Strategies, techniques, and tips on chiles and peppers—from the Real Simple Test Kitchen to yours. 

By Grace Elkus
Updated July 31, 2018

Ready to turn up the heat? Our guide to chiles and peppers—in peak season now—will help you distinguish your poblanos from your serranos.


Super-spicy and distinctively fruity, habaneros range in color from green to red. Their robust heat stands up well to grilled meats.


Wrinkled, sweet, and delicate, these Japanese peppers are best when blistered in a hot pan. Serve with a squeeze of lemon juice and a sprinkle of flaky salt.


Commonly used in salsas and hot sauce (sriracha is made from red ones), these are your gateway chile. For less heat, remove the seeds and pith.


Just up the Scoville scale (that’s the chile heat index) from jalapeños, these slender green chiles give an extra kick.


Mild, juicy bell peppers come in green (slightly bitter) and yellow, orange, and red (sweet) varieties. Cooking them brings out their natural sweetness—try them in ratatouille or atop pizza.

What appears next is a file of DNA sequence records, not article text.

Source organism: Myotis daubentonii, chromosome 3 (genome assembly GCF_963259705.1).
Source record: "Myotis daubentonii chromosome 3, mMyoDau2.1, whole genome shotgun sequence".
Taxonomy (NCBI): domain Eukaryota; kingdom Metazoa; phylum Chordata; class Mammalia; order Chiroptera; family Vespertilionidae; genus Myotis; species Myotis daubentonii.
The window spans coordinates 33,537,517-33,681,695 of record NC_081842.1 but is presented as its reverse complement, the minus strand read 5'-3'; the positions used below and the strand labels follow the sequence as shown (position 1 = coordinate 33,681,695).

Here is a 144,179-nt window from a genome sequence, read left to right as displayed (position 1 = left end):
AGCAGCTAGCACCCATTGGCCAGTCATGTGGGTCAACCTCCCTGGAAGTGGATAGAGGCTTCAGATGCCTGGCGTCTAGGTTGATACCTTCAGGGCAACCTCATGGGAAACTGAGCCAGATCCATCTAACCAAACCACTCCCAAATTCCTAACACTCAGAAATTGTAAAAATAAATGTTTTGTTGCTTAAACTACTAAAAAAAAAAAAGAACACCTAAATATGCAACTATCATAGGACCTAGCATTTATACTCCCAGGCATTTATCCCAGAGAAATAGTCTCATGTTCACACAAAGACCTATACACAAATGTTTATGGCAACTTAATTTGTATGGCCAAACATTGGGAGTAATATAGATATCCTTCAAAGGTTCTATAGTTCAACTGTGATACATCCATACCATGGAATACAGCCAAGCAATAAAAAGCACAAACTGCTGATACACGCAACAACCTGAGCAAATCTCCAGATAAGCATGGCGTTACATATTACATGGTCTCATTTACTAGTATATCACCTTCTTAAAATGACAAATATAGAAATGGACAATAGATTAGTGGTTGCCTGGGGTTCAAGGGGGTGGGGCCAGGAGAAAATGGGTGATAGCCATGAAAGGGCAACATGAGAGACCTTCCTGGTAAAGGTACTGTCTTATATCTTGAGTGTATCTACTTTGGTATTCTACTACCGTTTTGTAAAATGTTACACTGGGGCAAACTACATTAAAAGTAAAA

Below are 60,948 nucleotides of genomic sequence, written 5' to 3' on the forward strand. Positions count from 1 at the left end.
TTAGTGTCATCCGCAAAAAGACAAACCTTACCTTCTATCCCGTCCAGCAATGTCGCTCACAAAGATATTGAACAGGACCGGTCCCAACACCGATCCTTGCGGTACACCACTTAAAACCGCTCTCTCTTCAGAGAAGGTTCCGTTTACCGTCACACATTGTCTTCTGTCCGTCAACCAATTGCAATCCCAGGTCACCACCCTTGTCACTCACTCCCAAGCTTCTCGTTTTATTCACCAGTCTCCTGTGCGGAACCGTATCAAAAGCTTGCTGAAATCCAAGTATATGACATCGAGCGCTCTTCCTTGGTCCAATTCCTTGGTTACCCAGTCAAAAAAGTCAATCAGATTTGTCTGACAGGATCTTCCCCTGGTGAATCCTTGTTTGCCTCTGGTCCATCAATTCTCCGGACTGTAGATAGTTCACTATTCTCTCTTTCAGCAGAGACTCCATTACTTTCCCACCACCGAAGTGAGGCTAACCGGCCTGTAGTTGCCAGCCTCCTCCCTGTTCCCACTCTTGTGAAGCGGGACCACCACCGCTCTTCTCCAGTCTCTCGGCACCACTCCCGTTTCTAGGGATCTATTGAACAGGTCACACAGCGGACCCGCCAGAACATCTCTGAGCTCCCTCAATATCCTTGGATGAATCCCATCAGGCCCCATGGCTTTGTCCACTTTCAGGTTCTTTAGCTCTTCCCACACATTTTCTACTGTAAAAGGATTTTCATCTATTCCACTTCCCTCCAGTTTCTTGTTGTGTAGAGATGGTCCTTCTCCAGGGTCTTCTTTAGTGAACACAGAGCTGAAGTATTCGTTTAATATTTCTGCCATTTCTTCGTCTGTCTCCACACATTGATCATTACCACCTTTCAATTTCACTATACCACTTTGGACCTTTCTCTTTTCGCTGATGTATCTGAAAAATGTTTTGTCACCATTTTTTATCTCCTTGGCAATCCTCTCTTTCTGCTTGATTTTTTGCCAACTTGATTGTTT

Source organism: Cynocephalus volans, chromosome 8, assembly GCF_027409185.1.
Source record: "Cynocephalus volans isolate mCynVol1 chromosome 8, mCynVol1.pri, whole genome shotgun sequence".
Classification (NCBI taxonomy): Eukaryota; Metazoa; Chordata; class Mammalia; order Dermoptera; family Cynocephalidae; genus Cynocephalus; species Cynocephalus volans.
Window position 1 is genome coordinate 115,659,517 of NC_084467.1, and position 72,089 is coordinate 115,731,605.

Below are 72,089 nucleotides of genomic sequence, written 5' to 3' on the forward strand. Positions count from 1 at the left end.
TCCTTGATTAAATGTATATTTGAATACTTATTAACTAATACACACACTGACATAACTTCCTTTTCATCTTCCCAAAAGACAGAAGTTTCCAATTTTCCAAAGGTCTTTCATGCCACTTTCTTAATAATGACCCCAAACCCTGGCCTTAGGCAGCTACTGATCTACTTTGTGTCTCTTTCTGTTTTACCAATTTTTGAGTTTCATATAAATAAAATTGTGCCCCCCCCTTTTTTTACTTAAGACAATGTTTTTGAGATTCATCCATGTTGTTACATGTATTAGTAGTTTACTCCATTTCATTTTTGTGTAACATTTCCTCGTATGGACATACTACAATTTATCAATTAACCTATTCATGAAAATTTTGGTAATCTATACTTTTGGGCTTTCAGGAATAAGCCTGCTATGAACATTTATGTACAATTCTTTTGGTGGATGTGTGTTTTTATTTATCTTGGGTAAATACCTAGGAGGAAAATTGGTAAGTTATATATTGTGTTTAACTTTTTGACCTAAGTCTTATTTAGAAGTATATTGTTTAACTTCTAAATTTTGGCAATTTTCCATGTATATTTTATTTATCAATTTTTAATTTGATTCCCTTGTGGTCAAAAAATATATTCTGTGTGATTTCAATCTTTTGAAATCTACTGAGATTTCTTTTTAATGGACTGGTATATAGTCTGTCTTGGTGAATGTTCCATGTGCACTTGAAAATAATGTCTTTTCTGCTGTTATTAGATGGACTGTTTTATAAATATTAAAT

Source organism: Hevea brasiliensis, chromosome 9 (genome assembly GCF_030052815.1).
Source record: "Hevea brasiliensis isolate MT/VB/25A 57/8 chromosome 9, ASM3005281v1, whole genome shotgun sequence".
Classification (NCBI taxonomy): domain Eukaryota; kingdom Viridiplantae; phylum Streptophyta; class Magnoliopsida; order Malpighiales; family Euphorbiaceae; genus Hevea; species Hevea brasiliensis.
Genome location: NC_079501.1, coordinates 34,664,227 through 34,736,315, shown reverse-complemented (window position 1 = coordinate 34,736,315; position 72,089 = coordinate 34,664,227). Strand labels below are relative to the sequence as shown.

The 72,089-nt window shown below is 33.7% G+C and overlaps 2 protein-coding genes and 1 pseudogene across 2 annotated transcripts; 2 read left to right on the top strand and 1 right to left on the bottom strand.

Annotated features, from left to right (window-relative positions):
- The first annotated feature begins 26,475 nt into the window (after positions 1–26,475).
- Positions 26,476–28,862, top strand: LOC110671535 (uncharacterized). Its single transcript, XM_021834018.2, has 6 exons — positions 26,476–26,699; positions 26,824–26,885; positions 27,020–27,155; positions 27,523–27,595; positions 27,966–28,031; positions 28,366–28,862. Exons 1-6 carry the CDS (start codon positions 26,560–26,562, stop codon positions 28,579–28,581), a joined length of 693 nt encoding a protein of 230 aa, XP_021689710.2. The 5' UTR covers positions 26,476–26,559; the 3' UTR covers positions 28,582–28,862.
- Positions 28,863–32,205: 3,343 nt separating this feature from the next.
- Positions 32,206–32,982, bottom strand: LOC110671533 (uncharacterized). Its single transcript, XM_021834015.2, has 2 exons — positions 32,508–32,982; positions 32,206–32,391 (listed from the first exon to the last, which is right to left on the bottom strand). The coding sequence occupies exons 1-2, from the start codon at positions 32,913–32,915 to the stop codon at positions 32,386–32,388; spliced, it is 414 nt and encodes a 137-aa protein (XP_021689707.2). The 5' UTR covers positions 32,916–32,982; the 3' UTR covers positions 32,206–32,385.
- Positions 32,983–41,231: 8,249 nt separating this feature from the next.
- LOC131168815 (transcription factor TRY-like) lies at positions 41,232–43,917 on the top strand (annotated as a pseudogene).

Grown in Hatch, New Mexico, these fleshy peppers are harvested beginning in late summer (and are celebrated in September at the village’s annual Hatch Chile Festival). Roast, peel, and chop, then add to enchiladas or queso dip.


Look for these pointed red peppers, stuffed with meat or cheeses, on tapas menus. They’re tame like bell peppers and easy to find roasted and jarred.


Often confused for habaneros, these give jerk chicken its characteristic heat.